Why would you want to leave it with just the teacher’s description of what happened.

Bob
BIlly James
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I'd have given that kid a breakaway wand to hold! That would have taught him a lesson!

;)
Al Angello
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I would never let the adults leave the room, so I would stop the show before I started to inform the adults that I AM NOT YOUR BABYSITTER. I will handle the entertainment, and YOU must handle dicipline, or my fee will double.
though love
Al
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fccfp
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It is difficult to know exactly how one would react in a given situation till it happens to you. I have been in situations that I believe are beyond normal misbehavior. I had a ten year girl at a her communion party threaten me repeatedly with bodily harm. After dogging her twice I asked an uncle standing close by to help out. Fortunately the kid reacted well to the uncle. It could have easily gone the other way with the kid throwing a tantrum. I think I handled it well under the circumstances, but...

I have been doing all types of kids shows for a very long time. I lay out guidelines (rules) during my warm up/ opening. It is usually sufficient.

Unfortunately today parents do not spend a lot of time with their kids to begin with, let alone watching a whole group. They are often ill equipped or simply don't know when or how to step in.

It sounds like Mark was experiencing a real threat of physical damage. Those little laser pointers are dangerous to the retina of the eye. It is a felony to point them at aircraft. We as human beings are particularly sensitive to danger to our eyes. I believe that magicians, as with other "visually oriented" people are particularly sensitive to these threats. I think the only way to prepare for these type of events is to try to think thru what one would do in advance. Unfortunately, occasionally we are sometimes thrust into situations that one could not have anticipated. How we handle them is a measure of our own maturity and preparation.

Was Mark outrageously provoked? Yes. Should he have handled it differently? Well it's easy to sit back after the fact and say yes to that as well. Right now all that can be done is to try to control the damage as best as can be done. This includes a thorough ophthalmological exam. I think it also should include a phone call and letter to the principle as well as whoever hired you in the first place. Usually, in my experience, it's a PTA mother that has little or no experience in working with entertainers and there needs. Children are not allowed to carry weapons to school for a reason, this may now include laser pointers.

When we hold ourselves out as professionals, we must be prepared to act professional regardless of the circumstances. There have been occasions where I have had to bite down on my lower lip to keep the first thing that came to my head from coming out my mouth. Sometimes I have to hold back the 2nd third or fourth as well. It has gotten easier over the years, but it can still be a trial. I keep reminding myself on these occasions that I chose to be there.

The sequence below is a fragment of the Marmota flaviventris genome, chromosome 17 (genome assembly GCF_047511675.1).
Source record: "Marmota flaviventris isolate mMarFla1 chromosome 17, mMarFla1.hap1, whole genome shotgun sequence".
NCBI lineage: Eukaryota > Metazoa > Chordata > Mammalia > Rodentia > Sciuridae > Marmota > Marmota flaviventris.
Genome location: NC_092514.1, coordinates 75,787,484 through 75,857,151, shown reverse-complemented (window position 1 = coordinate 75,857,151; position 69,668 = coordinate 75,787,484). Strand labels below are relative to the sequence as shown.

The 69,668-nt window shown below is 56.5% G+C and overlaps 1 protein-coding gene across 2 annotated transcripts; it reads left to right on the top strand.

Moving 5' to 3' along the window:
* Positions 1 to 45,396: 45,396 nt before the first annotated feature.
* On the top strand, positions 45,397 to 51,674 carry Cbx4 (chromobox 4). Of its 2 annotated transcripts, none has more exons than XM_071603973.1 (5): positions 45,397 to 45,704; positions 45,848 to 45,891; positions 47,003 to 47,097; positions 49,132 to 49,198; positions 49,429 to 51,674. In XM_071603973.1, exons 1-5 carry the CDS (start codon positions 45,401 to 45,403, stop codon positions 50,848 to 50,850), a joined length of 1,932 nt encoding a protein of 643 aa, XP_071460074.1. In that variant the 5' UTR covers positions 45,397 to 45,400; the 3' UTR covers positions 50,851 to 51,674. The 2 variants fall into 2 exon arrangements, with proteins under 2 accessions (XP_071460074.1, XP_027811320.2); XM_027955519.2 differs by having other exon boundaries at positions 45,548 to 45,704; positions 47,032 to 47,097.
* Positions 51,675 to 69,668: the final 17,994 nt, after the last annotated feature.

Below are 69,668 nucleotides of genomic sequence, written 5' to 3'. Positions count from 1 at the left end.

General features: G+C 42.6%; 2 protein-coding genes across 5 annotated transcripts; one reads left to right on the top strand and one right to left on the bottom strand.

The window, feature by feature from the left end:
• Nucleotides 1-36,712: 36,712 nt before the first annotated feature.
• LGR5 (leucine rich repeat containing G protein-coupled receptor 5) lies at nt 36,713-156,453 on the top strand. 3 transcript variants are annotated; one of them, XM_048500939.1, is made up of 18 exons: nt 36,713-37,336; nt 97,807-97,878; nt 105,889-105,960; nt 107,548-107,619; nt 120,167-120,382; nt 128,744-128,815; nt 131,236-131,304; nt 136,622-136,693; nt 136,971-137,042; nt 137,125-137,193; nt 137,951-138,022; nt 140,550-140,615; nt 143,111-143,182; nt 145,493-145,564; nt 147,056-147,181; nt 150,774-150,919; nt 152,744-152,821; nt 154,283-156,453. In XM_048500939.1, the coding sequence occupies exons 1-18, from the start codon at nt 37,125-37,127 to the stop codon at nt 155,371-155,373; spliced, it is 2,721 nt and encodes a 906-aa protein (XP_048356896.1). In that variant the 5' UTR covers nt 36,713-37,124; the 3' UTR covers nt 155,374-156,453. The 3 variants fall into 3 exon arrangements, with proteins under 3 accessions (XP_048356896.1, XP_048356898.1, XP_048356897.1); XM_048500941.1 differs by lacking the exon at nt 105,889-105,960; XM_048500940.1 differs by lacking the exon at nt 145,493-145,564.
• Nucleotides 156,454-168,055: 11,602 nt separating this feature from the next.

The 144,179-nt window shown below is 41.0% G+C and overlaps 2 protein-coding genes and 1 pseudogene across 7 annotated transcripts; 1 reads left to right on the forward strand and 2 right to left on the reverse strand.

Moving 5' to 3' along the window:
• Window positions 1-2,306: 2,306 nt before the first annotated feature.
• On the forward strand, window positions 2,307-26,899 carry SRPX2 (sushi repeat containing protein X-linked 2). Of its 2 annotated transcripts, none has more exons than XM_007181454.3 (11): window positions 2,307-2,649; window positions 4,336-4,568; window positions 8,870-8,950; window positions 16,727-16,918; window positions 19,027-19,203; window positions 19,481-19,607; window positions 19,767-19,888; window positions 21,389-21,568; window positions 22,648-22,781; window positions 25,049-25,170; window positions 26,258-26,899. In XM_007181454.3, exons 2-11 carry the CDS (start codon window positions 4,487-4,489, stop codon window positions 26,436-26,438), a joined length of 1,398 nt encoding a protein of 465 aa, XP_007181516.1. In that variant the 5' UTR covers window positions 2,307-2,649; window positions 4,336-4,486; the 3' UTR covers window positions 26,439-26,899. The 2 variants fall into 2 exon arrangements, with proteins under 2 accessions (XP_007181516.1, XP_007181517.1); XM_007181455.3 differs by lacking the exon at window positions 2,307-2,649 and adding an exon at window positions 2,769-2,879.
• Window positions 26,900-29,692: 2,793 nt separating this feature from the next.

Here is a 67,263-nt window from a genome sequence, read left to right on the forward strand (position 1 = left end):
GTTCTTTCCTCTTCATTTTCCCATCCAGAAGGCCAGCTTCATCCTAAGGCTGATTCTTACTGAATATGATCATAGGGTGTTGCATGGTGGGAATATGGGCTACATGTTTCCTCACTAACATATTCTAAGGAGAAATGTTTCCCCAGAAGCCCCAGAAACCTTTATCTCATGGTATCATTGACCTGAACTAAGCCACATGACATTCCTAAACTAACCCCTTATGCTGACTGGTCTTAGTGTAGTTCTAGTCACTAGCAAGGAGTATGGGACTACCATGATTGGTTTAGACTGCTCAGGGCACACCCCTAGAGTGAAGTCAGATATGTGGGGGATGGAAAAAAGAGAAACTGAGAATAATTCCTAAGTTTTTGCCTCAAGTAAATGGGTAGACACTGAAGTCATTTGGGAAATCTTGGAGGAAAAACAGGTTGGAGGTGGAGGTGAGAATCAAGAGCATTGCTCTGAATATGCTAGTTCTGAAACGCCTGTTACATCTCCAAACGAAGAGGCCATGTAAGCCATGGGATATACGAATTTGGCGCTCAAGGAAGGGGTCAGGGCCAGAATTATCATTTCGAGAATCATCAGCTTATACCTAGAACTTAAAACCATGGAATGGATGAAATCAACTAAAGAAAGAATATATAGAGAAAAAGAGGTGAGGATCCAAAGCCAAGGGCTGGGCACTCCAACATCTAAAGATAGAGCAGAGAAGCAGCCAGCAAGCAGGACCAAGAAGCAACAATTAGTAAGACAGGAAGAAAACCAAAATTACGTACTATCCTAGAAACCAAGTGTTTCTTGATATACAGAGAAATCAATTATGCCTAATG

A.K.A. Jay The Magician
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Hobie the Magical Hobo Clown
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Niagara, Ontario
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So far I have never stopped a show but there were times when I wanted to.

I also lay down the rules at the beginning and I feel that helps out a lot.

Show the kids respect and they will also respect you.
One Mustn't study a magician to closely,
Never look up his sleeve,
Never look under his hat,
Just sit back and let him do his act.
rdwat92284
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Rob Watkins
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Honestly, there is a part in many of us that has always wanted to respond by lashing out. But many of us try not to because of the repercussions. When we read about someone who does we secretly cheer and then suddenly feel sorry for the guy having to mop up the mess.

Perhaps it is all a matter of expectations on the part of the performer and on the part of the school -- both explicit and implicit. The school is expected to provide a safe environment that will keep the performer from physical harm, this is implied but never written out in any agreement. And the school is supposed to provide a safe environment to keep the students from verbal thrashing, especially from a guest on their campus.

As magicians we often seek to control as many aspects of our performing environment as we can to prevent exposure of an effect and to ensure an effective presentation. This includes arranging for a staff member to brief the audience on proper etiquette or doing it ourselves. But who would have ever thought that in addition to encouraging people to turn phones and pagers to vibrate we would also have to tell them to put away their laser pointers?